Prairie State Park in Liberal, MO is a 3,700-acre spread of southwest Missouri land where a lost heritage is recaptured and a rare ecosystem preserved. Open year-round.
Kevin Badgley is convinced he has the best office view around in Liberal, Mo. From his window, he can watch bison grazing amid tall grasses and wildflowers on a sun-washed prairie.
"Those marks right there are from the bison," says Badgley, pointing to several smudges of milky goo. "They will come up and press their noses against the glass. They'll lick it, too. They're a very curious animal."
Badgley is acting superintendent of Prairie State Park in Liberal, a 3,700-acre spread of southwest Missouri land where a lost heritage is recaptured and a rare ecosystem preserved.
The park's landscape is forever changing. Spring bouquets of purple violets and red Indian paintbrush give way in midsummer to yellow coreopsis and pale purple coneflowers.
By fall, grasses such as big bluestem, Indian grass and slough grass reach well over Badgley's 6-foot-5 body.
Nesting in the prairie carpet are a variety of colorfully named birds –dickcissel (a type of bunting), greater prairie chicken, grasshopper sparrow and sedge wren.
And it's one of the few places where bison roam free.
"We move the bison where they want to go," jokes Badgley, noting that a bull (male) can weigh 2,000 pounds.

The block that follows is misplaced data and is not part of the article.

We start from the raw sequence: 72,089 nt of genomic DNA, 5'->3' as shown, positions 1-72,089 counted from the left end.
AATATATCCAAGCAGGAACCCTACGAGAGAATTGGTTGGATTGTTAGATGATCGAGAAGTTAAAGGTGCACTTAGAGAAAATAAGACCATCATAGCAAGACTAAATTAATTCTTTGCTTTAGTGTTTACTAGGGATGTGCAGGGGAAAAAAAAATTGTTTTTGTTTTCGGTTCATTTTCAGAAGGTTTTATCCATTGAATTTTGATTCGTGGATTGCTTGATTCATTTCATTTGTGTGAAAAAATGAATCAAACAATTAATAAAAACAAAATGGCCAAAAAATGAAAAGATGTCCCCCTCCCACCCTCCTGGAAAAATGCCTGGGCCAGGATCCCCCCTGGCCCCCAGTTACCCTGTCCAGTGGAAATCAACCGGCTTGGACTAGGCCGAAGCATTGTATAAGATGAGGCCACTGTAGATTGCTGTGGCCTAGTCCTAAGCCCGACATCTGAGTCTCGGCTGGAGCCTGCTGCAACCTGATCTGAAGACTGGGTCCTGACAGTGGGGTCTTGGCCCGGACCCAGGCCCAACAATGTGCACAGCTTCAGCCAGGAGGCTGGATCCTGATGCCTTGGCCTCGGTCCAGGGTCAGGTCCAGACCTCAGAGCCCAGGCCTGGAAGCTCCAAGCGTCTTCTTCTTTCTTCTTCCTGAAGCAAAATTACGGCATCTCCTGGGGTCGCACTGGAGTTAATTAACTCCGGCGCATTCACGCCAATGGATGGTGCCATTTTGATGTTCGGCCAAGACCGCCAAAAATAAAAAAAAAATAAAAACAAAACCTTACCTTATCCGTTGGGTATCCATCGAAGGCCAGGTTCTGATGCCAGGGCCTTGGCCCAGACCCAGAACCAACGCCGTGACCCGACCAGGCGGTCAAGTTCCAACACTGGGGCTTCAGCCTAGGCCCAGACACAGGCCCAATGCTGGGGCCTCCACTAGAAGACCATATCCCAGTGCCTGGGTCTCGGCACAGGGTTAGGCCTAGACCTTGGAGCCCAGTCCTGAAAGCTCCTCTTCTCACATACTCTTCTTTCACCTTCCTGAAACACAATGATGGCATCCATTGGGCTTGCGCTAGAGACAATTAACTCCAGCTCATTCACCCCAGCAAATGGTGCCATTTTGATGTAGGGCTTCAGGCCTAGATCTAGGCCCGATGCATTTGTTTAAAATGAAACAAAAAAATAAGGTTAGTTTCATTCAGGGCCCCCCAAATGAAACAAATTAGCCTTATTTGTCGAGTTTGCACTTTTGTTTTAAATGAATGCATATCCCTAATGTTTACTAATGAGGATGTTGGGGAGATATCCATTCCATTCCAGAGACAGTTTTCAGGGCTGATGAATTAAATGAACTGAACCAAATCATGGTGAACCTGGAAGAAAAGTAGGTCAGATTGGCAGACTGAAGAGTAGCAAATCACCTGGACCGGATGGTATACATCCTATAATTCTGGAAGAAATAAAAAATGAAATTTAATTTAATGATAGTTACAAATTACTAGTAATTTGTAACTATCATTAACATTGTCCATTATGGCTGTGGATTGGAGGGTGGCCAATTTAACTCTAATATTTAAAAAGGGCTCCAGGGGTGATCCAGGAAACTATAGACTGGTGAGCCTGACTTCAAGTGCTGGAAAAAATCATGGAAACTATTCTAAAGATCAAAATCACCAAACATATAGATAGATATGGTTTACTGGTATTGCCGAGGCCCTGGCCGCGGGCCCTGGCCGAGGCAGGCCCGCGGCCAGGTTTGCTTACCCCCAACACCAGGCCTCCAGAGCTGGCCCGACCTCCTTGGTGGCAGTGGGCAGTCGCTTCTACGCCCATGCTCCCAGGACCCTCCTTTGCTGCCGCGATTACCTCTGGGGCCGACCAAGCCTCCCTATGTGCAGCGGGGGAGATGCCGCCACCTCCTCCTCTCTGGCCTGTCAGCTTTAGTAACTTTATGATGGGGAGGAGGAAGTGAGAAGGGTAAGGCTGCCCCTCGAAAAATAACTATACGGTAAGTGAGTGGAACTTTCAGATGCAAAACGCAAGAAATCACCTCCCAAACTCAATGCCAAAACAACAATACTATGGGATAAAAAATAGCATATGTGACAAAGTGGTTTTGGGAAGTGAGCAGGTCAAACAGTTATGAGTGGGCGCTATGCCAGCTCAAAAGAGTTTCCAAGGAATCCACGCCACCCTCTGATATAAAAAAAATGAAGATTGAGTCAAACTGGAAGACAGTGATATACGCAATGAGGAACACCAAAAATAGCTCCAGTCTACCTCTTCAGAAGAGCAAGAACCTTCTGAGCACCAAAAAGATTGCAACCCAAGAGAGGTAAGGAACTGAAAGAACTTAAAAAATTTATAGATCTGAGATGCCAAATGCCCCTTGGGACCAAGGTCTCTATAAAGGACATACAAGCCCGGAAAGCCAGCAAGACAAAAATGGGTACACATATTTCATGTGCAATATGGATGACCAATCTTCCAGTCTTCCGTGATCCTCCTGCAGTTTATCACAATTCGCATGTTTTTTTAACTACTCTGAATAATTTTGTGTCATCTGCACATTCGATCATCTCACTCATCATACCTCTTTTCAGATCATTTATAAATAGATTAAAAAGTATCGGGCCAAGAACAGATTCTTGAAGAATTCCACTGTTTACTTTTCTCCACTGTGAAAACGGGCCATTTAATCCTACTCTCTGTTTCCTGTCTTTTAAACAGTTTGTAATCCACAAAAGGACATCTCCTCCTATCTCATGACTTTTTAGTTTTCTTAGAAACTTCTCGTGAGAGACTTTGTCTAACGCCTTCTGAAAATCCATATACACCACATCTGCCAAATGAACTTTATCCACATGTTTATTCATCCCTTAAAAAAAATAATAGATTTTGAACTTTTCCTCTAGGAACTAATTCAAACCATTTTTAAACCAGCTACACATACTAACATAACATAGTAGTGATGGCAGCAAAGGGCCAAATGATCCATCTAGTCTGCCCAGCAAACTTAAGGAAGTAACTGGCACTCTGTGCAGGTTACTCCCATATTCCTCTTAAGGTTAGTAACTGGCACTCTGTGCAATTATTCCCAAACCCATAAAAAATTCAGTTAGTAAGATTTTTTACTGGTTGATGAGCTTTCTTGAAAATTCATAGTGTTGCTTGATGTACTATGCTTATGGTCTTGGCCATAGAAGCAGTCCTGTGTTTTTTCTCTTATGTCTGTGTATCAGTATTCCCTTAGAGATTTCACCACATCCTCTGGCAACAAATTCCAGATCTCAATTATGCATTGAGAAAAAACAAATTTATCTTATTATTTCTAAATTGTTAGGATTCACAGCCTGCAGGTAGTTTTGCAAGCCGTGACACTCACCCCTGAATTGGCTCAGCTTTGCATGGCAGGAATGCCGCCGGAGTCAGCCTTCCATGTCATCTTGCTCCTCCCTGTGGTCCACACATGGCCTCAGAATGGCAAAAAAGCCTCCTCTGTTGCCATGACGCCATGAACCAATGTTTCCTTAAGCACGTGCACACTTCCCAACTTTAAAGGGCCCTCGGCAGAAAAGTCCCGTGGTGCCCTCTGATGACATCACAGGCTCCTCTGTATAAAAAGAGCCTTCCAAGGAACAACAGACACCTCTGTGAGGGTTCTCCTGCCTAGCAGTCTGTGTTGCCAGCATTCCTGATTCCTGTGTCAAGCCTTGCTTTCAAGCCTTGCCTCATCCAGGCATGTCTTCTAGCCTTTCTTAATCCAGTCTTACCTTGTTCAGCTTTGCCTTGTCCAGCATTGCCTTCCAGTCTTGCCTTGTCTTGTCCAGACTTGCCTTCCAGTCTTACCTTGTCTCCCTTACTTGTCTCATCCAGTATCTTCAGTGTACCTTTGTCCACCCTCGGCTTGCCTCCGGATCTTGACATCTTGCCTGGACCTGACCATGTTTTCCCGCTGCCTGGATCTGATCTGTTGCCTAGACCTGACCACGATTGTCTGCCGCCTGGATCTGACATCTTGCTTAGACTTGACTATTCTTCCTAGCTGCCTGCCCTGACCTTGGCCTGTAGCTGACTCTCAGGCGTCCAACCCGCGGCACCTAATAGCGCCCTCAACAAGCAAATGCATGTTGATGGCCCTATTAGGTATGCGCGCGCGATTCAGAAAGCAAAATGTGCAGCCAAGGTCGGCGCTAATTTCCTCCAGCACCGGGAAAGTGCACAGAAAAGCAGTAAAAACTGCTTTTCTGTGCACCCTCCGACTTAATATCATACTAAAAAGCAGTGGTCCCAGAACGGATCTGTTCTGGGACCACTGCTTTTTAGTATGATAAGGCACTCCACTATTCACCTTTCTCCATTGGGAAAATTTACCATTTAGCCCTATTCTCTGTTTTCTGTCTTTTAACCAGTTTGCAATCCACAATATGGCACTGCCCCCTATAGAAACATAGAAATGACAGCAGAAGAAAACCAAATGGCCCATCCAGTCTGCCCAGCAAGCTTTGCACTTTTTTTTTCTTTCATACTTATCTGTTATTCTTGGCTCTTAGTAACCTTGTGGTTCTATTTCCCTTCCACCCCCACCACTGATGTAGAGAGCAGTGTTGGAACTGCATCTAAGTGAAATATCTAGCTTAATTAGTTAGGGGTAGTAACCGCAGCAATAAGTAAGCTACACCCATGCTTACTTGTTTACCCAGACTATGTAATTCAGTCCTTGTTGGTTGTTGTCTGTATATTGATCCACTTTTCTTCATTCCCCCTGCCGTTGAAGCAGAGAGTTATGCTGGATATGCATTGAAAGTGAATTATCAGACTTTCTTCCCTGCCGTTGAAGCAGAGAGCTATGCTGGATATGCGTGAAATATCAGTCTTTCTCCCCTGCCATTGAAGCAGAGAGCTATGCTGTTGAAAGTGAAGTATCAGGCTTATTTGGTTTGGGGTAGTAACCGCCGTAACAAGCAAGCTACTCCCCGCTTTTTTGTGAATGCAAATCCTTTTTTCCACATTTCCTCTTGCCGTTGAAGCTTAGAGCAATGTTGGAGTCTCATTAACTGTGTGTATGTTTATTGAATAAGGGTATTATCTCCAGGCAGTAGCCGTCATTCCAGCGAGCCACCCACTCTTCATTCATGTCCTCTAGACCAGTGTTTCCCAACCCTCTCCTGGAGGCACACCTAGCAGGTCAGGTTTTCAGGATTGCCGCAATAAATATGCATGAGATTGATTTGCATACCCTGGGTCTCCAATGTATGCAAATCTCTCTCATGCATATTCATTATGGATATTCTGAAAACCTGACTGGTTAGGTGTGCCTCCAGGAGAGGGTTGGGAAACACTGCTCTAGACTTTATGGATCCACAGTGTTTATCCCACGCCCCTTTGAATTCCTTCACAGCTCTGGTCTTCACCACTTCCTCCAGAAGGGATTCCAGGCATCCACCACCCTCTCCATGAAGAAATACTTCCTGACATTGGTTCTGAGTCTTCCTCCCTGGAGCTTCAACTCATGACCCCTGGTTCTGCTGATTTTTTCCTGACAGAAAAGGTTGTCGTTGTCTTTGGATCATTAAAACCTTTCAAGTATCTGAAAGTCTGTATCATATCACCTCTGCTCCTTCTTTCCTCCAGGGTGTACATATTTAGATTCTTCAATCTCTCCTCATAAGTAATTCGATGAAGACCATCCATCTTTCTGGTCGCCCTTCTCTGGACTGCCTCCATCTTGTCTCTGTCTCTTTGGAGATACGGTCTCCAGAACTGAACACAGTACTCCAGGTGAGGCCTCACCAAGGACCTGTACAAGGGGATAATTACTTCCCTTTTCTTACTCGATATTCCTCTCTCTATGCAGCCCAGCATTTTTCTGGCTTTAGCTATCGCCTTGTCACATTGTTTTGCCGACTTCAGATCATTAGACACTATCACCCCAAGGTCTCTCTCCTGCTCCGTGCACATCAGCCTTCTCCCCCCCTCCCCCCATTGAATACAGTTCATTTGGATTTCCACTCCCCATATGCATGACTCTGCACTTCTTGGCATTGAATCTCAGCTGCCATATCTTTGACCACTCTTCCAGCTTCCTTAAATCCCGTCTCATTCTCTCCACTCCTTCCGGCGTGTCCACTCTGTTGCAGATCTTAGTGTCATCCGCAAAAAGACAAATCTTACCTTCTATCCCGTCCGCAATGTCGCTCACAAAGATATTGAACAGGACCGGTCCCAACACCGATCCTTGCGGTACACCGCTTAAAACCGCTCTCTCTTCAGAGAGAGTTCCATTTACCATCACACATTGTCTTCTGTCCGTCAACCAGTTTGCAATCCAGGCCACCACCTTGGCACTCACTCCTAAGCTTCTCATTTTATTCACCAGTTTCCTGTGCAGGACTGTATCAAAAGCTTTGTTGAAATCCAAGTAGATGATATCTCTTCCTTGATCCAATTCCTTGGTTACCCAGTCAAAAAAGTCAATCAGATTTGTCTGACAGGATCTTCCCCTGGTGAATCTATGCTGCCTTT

One-third of Missouri — about 13 million acres — was covered by tallgrass prairie before settlers arrived. Agriculture and human development have reduced it over time to about 65,000 acres, with most of it in small bits and pieces, according to Badgley.
Prairie State Park is now the state's largest tract of tallgrass prairie. It was opened in 1982 and is administered by the Missouri Department of Natural Resources.
Most of the park's soil is too rocky to plow, so it was used by previous owners for grazing or haying. It's one of the reasons such a large tract of high-quality, unplowed prairie was left in pristine condition, says Randy Haas, private land conservationist with Missouri Department of Conservation.
"So there's something good to say about rocks," says Haas, who helps landowners manage private prairie land and volunteers at the park as needed.
Visitors are amazed by the diversity of flora and fauna at the park, Haas says. It's home to more than 200 species of native wildflowers, 140 birds, 22 mammals, 23 reptiles and countless insects. At least 25 plant and animal species are listed as rare or endangered.
"The world is so fast-paced that it's easy for people to go through life and not notice things," Haas says. "It's one of the few places where you can go and see prairie in any direction with very few trees."
And you can go any time you want and stay as long as you like, because Prairie State Park is open around-the-clock all year.
"We want people to experience the prairie as it once was and to learn about it," Badgley says. "It's one of the ways we can preserve what little bit of prairie there is left in Missouri."